Wednesday, 27 Oct 2021

Petrol prices: Incredible chart exposes staggering extent of fuel crisis

Brit stuck in two-hour queue for supermarket due to petrol chaos

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Petrol stations were in high demand with long queues forming outside and some forecourts forced to put limits on the amount people can top-up. Many filling stations ran completely dry at the end of last month with Government figures now showing the average fuel stock level was 25 percent on Sunday – compared to 33 percent before the crisis and more than 40 percent before the Covid pandemic.

Average petrol sales for the last four weeks as a whole were in line with a typical week before the first lockdown, according to figures from the Department for Business, Energy and Industrial Strategy published on October 7.

However, there was a significant rise in the five days from Friday, September 24.

Sales skyrocketed by 80 percent on the Friday and remained at high levels until the middle of the next week.

At that time, petrol sales began to trend back to normal levels.

As a result of these surges, stock levels in sampled filling stations dropped significantly – falling to a low of 15 percent on September 25.

This figure gradually increased during the following week as deliveries outpaced sales.

Closing stocks on October 3 were at 25 percent across Britain as a whole.

But there was a huge discrepancy between different areas with a low of 16 percent in the South East and a high of 35 percent in Scotland.

This compares to a typical average of 43 percent before Covid.

The Government’s data reveals the stock levels at each region in the UK on October 3 was as follows:

  • Scotland: 35 percent
  • North East: 33 percent
  • Wales: 30 percent
  • North West: 28 percent
  • Yorkshire and the Humber: 28 percent
  • South West: 26 percent
  • West Midlands: 26 percent
  • England: 23 percent
  • East Midlands: 22 percent
  • East of England: 19 percent
  • London: 18 percent
  • South East: 16 percent.

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The shortages have been particularly acute in London, the South East and the East of England.

The South East is struggling the most with fuel stock levels remaining below 20 percent.

Petrol stations in London and eastern England have slightly higher stocks at between 20 percent and 40 percent capacity.

The Petrol Retailers Association (PRA) has accused the Government of “inept prioritisation”, adding fuel supplies have been sent to “the wrong parts of the country”.

PRA chairman Brian Madderson said: “We do not know when the deliveries are arriving and we do not know how they are being prioritised.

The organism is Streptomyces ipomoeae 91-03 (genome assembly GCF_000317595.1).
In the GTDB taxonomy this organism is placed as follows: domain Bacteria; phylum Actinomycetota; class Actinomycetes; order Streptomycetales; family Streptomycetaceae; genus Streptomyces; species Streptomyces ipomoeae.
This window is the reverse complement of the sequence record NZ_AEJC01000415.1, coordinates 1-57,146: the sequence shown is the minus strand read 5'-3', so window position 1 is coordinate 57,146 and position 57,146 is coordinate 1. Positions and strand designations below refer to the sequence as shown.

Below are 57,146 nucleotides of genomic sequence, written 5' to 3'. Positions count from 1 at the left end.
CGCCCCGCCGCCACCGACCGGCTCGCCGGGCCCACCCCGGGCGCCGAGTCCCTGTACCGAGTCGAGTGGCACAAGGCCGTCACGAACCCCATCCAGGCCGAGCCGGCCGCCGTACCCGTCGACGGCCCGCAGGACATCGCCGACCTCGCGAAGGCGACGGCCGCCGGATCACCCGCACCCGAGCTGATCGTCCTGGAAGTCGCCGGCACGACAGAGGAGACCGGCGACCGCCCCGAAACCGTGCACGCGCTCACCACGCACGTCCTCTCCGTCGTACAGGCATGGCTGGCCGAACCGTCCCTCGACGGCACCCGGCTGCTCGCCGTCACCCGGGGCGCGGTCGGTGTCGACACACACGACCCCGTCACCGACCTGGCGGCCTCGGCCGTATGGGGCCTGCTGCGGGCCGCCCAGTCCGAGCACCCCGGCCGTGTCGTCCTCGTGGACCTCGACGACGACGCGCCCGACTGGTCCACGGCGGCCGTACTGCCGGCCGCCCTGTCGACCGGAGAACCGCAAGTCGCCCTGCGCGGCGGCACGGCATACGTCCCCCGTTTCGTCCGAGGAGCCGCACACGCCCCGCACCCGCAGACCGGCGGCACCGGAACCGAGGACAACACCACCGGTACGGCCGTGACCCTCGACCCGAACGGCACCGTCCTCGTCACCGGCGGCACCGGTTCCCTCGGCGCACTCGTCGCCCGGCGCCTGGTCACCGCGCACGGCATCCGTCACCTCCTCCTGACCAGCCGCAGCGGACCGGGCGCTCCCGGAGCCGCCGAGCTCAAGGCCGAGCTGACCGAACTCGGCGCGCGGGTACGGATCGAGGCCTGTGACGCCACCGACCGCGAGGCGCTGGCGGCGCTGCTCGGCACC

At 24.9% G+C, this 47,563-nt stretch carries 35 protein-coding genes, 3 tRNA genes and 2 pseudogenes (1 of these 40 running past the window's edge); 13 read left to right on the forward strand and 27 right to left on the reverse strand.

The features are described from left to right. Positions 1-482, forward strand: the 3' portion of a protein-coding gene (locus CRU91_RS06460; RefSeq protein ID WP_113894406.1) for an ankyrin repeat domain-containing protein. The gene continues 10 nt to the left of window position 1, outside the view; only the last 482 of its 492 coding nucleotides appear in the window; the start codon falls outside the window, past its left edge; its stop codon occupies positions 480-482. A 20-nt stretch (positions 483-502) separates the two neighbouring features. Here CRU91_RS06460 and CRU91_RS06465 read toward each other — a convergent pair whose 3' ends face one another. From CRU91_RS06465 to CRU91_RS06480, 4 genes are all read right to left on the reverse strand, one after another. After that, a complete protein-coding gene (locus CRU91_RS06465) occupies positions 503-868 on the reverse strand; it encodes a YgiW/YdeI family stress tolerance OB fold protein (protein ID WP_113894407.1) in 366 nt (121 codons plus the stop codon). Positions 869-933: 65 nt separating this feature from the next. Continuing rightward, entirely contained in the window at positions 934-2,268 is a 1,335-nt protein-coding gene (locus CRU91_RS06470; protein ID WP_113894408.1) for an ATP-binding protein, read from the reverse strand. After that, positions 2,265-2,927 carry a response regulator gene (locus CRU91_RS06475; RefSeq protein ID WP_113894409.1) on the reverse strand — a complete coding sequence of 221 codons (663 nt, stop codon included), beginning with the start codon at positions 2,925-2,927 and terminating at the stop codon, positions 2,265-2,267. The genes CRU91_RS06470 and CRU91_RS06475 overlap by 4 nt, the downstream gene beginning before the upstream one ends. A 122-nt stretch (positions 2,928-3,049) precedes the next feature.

“The return to normal fuel volumes continues to be blighted by the current inept prioritisation policy.”

The PRA said a survey it carried out found 12 percent of filling stations in London and the South East are still dry, while 17 percent have just one grade of fuel.

Outside the most deprived areas, 90 percent of forecourts had both grades compared with 71 percent in London and the South East.

Petrol retailers are calling for an inquiry into the supply crisis with a trade body claiming deliveries were just too slow.

The PRA said recovery is “simply not happening quickly enough”.

The body suggested both motorists and forecourt owners need protection to prevent the crisis from taking place again.

Mr Madderson added: “The recovery is simply not happening quickly enough. We are into our 15th day of the crisis.

“There needs to be an independent inquiry into the crisis so that motorists are protected from such acute fuel shortages in the future.”

The Government switch to greener petrol was a “major factor” behind the fuel crisis according to the Telegraph.

Greener E10 fuel, which is blended with a minimum of 5.5 percent biofuel, was introduced on September 1 and spare fuel stores have fallen dramatically since that time according to recent figures and the PRA.

E10 fuel is now the standard unleaded petrol in the UK.

Previously, the regular unleaded fuel was E5, although E10 had been on sale in some regions of the UK.

Mr Madderson told The Telegraph: “For weeks we had been emptying our tanks of E5, the old fuel, as fast as we could to get ready for E10. We had all run our petrol stocks down.”

He said the panic buying of fuel was an “unintended consequence” but it meant many petrol stations ran out of fuel quickly leading to massive shortages.

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